From The Art and Popular Culture Encyclopedia
The Hudson Valley refers to the valley of the Hudson River and its adjacent communities in New York state, United States, from northern Westchester County northward to the cities of Albany and Troy. Historically a cradle of European settlement in the northeastern United States and a strategic battleground in colonial wars, it now consists of suburbs of the metropolitan area of New York City at its southern end, shading into rural territory, including "exurbs," farther north.
Geographically, the Hudson Valley could refer to all areas along the Hudson River, including Bergen County, New Jersey. However, this definition is not commonly used and the Tappan Zee Bridge is often considered the southern limit of the area. Though Westchester County is often classified as part of the region, Westchester residents who live at the southern end of the county (and especially the parts closer to the Long Island Sound than the Hudson River) generally do not associate themselves with the region, unless their town includes Hudson River banks. Including all of Westchester County in the definition of the region would seem unusual to many and seems like something one might only read in a travel guide. In fact, there is a road sign on the New York State Thruway in Yonkers that suggests that the "Hudson Valley region" is located somewhere farther to the north and west along the Thruway.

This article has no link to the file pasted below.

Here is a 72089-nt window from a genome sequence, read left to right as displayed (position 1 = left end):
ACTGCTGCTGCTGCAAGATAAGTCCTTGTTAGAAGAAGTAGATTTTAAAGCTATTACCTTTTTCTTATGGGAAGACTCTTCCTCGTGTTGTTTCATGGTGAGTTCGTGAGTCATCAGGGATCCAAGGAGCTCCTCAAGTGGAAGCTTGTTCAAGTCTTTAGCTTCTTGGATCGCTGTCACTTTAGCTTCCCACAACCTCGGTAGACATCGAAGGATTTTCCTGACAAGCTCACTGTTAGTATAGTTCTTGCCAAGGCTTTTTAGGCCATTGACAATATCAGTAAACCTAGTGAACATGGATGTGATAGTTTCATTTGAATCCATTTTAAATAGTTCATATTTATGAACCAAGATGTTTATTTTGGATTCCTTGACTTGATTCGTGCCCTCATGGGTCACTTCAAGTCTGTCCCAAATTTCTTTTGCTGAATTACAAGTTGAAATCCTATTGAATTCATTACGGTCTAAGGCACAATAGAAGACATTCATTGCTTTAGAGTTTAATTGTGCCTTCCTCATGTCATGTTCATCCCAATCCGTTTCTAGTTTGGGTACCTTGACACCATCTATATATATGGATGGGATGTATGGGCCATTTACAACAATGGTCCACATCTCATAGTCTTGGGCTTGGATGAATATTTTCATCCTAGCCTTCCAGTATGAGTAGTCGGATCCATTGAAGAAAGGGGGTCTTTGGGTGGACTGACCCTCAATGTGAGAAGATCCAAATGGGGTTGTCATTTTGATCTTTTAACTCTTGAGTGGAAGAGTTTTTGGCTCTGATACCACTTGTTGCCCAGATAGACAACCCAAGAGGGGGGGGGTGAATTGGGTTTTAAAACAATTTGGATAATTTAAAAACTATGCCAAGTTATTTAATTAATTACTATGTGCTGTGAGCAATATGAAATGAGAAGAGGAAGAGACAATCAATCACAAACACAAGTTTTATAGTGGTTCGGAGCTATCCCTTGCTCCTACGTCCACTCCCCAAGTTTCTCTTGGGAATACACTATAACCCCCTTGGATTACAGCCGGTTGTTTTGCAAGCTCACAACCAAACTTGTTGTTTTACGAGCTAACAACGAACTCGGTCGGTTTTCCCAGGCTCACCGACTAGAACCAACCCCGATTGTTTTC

Another geographical issue involves the northern extent of the Hudson Valley, and specifically, the northern half of the Hudson River, which does not flow through the valley commonly called the Hudson Valley. Although the southern half of the river flows through the center of a great glacial valley which extends from Lake Champlain to New York City, the northern half of the river runs through the Adirondack Mountains. The great glacial valley continues, apart from the Hudson, farther north, where it is known as the Champlain Valley. Thus, the great glacial valley is known as the Champlain Valley in its northern extent, and the Hudson Valley in its southern, changing names at a point slightly north of Albany. The exact spot can possibly be pinpointed at Fort Edward, which is where the Champlain Canal leaves the Hudson River and goes on its own to Lake Champlain. In common usage, however, the city of Troy appears to be the northernmost point of the Hudson Valley, as that city contains the first lock on the Hudson, keeping deep-water ships from navigating farther north. In fact, the Hudson Valley and Champlain Valley are only two parts of the much greater Great Appalachian Valley.